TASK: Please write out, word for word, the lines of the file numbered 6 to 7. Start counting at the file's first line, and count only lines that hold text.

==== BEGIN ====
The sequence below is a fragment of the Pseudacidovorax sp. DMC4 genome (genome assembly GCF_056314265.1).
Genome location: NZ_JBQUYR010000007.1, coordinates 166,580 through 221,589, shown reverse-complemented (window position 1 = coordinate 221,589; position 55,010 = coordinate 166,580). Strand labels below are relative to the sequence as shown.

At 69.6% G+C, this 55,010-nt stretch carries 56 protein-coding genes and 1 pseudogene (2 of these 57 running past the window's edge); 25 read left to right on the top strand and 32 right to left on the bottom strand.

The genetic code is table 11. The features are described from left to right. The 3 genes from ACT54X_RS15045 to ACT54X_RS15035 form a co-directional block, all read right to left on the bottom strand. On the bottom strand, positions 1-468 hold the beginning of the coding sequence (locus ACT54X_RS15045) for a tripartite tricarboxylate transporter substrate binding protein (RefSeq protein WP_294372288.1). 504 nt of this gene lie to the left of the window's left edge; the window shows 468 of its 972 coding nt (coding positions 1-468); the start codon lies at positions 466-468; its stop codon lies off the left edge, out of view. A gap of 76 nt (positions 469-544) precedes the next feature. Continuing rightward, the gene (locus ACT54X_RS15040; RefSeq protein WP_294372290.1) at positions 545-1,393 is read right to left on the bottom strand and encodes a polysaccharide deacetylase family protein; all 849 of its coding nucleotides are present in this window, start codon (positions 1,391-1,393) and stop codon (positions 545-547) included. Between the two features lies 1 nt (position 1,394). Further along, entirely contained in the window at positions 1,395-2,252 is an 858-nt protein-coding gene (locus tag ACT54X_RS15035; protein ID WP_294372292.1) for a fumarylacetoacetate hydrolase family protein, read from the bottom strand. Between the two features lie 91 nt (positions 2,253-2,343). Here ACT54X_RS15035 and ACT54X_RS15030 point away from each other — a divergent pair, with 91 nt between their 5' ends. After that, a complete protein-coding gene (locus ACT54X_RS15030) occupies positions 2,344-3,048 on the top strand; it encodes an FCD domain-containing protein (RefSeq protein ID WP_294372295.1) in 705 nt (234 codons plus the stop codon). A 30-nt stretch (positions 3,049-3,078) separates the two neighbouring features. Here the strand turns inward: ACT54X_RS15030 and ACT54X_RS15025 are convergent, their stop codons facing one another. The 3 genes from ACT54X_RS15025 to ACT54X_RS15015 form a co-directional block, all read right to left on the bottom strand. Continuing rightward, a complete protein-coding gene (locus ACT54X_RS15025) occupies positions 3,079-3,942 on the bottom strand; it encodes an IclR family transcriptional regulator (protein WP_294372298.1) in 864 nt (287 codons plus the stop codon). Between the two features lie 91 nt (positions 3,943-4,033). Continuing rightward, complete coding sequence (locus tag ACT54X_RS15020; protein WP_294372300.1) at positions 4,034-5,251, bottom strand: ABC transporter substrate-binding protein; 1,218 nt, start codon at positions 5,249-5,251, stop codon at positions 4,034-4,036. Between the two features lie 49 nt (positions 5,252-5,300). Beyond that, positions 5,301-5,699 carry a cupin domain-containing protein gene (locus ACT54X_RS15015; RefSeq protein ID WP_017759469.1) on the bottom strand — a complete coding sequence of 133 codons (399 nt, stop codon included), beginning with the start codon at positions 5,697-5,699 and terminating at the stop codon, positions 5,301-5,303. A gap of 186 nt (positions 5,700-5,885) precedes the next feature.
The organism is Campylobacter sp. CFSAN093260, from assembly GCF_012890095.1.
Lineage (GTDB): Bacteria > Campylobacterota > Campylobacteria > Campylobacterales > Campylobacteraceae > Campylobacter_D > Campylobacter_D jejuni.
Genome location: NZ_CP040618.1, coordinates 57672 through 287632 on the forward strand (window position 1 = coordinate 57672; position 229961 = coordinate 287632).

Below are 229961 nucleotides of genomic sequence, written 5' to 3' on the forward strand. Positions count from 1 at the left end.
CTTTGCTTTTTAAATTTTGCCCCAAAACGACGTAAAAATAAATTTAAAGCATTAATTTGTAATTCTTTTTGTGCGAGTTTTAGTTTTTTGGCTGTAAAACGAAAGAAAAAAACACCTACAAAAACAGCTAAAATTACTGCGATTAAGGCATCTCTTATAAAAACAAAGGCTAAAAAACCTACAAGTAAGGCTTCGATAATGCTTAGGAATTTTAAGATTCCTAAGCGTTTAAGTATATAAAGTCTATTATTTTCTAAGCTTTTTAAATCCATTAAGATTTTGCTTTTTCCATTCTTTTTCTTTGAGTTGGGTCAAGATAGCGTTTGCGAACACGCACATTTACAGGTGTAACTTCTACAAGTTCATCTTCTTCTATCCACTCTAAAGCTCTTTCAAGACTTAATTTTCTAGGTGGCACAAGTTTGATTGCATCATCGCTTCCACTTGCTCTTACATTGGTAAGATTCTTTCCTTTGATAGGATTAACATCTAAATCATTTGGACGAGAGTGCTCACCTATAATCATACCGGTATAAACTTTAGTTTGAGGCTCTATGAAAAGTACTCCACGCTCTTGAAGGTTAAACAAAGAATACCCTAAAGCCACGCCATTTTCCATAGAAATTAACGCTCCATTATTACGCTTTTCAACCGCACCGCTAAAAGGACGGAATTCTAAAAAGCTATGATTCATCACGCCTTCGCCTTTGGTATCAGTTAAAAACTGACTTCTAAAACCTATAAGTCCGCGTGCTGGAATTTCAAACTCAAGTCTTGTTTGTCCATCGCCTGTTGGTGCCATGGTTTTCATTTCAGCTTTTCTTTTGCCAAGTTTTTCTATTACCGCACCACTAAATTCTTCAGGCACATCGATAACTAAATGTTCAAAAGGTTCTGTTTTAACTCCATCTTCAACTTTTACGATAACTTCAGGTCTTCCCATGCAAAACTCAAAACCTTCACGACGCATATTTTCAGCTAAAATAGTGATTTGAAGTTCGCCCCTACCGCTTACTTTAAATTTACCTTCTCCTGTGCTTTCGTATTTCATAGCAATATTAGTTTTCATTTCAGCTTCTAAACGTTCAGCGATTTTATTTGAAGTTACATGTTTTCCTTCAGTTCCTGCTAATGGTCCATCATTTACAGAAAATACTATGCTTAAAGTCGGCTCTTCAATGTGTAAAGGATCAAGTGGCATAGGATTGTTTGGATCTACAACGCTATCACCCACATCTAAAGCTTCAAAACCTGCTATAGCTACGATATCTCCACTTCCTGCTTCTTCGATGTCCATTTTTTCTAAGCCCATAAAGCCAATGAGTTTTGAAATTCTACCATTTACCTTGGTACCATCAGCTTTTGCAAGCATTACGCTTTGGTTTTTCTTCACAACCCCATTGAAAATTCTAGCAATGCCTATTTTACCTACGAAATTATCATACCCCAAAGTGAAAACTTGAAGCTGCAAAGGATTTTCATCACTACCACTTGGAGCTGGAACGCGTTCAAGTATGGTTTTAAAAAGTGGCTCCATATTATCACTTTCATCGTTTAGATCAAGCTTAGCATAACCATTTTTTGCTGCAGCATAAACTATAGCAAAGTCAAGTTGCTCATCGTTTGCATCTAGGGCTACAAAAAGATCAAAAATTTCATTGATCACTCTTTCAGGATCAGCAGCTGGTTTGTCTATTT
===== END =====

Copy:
Lineage (GTDB): Bacteria > Campylobacterota > Campylobacteria > Campylobacterales > Campylobacteraceae > Campylobacter_D > Campylobacter_D jejuni.
Genome location: NZ_CP040618.1, coordinates 57672 through 287632 on the forward strand (window position 1 = coordinate 57672; position 229961 = coordinate 287632).